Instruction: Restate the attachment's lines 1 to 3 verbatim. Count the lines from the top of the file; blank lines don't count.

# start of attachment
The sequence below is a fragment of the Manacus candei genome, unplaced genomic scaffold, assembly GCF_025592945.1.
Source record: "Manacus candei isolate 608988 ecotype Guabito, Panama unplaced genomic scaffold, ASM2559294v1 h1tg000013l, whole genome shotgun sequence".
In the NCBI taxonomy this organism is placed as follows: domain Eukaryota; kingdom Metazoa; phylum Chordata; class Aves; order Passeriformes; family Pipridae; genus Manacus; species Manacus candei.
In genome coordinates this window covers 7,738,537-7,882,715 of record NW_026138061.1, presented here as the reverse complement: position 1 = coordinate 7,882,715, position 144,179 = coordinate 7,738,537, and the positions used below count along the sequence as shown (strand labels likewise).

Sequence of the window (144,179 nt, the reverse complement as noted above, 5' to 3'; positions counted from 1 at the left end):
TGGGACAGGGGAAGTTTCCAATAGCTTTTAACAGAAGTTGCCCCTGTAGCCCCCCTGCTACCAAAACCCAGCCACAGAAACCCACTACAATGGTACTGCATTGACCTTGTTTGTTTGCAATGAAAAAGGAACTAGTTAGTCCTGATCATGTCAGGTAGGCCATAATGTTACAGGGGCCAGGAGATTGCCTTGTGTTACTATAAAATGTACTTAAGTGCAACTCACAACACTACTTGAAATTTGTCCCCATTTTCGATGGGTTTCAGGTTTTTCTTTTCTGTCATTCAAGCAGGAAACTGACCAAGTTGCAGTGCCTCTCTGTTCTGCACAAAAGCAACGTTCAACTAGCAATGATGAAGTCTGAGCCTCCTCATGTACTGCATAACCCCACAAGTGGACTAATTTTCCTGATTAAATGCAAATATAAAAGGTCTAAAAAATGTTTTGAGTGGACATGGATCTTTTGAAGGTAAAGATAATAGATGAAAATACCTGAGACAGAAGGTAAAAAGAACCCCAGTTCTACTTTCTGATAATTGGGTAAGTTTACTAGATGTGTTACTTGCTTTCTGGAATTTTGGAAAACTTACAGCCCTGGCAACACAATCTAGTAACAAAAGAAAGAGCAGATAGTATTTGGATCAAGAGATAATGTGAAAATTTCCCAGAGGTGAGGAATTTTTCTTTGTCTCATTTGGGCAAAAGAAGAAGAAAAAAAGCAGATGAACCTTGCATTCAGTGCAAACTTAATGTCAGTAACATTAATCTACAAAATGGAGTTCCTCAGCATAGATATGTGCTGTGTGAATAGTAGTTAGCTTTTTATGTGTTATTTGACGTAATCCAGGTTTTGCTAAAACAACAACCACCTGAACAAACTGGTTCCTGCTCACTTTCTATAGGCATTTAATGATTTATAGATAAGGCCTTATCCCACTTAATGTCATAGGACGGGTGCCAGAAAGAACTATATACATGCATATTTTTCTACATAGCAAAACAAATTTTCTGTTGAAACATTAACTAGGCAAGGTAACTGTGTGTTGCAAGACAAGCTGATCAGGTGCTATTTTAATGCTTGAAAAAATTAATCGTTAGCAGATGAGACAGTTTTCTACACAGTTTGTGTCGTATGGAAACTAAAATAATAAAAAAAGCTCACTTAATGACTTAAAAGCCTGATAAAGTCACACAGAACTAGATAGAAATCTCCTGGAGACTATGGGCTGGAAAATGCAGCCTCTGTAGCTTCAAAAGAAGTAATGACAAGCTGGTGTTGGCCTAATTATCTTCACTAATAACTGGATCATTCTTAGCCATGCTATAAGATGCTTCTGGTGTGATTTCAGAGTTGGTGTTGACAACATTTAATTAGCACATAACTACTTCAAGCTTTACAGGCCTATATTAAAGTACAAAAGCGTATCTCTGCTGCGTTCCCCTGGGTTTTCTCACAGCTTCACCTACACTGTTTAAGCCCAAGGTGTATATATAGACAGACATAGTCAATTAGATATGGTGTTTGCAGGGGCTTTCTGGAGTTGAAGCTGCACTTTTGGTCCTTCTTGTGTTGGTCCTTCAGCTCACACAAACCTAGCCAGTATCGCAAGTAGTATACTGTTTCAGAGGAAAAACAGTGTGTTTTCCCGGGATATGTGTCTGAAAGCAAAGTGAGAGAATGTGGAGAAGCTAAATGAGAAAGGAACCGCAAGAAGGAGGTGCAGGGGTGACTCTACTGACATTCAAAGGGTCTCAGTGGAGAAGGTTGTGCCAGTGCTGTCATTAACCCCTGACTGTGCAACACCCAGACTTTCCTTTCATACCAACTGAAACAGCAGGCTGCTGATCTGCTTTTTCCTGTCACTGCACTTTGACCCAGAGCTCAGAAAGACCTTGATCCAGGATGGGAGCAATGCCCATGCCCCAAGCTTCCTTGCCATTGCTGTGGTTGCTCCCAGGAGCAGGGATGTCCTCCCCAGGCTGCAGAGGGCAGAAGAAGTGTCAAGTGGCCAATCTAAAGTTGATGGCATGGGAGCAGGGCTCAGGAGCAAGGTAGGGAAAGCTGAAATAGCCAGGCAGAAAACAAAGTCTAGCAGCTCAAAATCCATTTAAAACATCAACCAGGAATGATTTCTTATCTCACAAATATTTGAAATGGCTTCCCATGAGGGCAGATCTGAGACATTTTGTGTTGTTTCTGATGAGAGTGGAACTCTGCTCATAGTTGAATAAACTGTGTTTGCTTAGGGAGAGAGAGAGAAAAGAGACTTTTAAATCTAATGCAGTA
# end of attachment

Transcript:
The sequence below is a fragment of the Manacus candei genome, unplaced genomic scaffold, assembly GCF_025592945.1.
Source record: "Manacus candei isolate 608988 ecotype Guabito, Panama unplaced genomic scaffold, ASM2559294v1 h1tg000013l, whole genome shotgun sequence".
In the NCBI taxonomy this organism is placed as follows: domain Eukaryota; kingdom Metazoa; phylum Chordata; class Aves; order Passeriformes; family Pipridae; genus Manacus; species Manacus candei.